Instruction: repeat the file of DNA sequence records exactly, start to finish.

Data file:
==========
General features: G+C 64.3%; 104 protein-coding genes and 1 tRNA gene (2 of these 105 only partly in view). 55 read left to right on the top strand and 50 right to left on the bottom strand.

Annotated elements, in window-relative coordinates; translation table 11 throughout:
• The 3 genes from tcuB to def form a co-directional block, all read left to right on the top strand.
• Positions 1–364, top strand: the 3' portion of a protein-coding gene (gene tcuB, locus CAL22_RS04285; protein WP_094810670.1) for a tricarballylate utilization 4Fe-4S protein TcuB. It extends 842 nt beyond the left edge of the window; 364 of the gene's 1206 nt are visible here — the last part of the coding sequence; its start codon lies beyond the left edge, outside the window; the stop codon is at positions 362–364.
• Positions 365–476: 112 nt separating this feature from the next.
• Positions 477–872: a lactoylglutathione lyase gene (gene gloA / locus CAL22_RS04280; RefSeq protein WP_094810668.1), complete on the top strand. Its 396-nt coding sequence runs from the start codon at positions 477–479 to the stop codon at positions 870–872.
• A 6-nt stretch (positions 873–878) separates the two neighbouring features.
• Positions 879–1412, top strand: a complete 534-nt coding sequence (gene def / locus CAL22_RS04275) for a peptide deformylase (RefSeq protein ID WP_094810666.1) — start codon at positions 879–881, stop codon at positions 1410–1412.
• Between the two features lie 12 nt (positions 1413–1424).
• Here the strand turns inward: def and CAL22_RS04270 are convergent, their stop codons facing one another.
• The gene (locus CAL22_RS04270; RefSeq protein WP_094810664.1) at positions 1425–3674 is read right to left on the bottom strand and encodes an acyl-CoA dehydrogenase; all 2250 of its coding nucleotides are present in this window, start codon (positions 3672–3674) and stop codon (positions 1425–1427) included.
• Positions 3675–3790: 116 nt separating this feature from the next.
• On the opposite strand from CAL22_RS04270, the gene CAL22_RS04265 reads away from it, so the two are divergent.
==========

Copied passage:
General features: G+C 64.3%; 104 protein-coding genes and 1 tRNA gene (2 of these 105 only partly in view). 55 read left to right on the top strand and 50 right to left on the bottom strand.

Annotated elements, in window-relative coordinates; translation table 11 throughout:
• The 3 genes from tcuB to def form a co-directional block, all read left to right on the top strand.
• Positions 1–364, top strand: the 3' portion of a protein-coding gene (gene tcuB, locus CAL22_RS04285; protein WP_094810670.1) for a tricarballylate utilization 4Fe-4S protein TcuB. It extends 842 nt beyond the left edge of the window; 364 of the gene's 1206 nt are visible here — the last part of the coding sequence; its start codon lies beyond the left edge, outside the window; the stop codon is at positions 362–364.
• Positions 365–476: 112 nt separating this feature from the next.
• Positions 477–872: a lactoylglutathione lyase gene (gene gloA / locus CAL22_RS04280; RefSeq protein WP_094810668.1), complete on the top strand. Its 396-nt coding sequence runs from the start codon at positions 477–479 to the stop codon at positions 870–872.
• A 6-nt stretch (positions 873–878) separates the two neighbouring features.
• Positions 879–1412, top strand: a complete 534-nt coding sequence (gene def / locus CAL22_RS04275) for a peptide deformylase (RefSeq protein ID WP_094810666.1) — start codon at positions 879–881, stop codon at positions 1410–1412.
• Between the two features lie 12 nt (positions 1413–1424).
• Here the strand turns inward: def and CAL22_RS04270 are convergent, their stop codons facing one another.
• The gene (locus CAL22_RS04270; RefSeq protein WP_094810664.1) at positions 1425–3674 is read right to left on the bottom strand and encodes an acyl-CoA dehydrogenase; all 2250 of its coding nucleotides are present in this window, start codon (positions 3672–3674) and stop codon (positions 1425–1427) included.
• Positions 3675–3790: 116 nt separating this feature from the next.
• On the opposite strand from CAL22_RS04270, the gene CAL22_RS04265 reads away from it, so the two are divergent.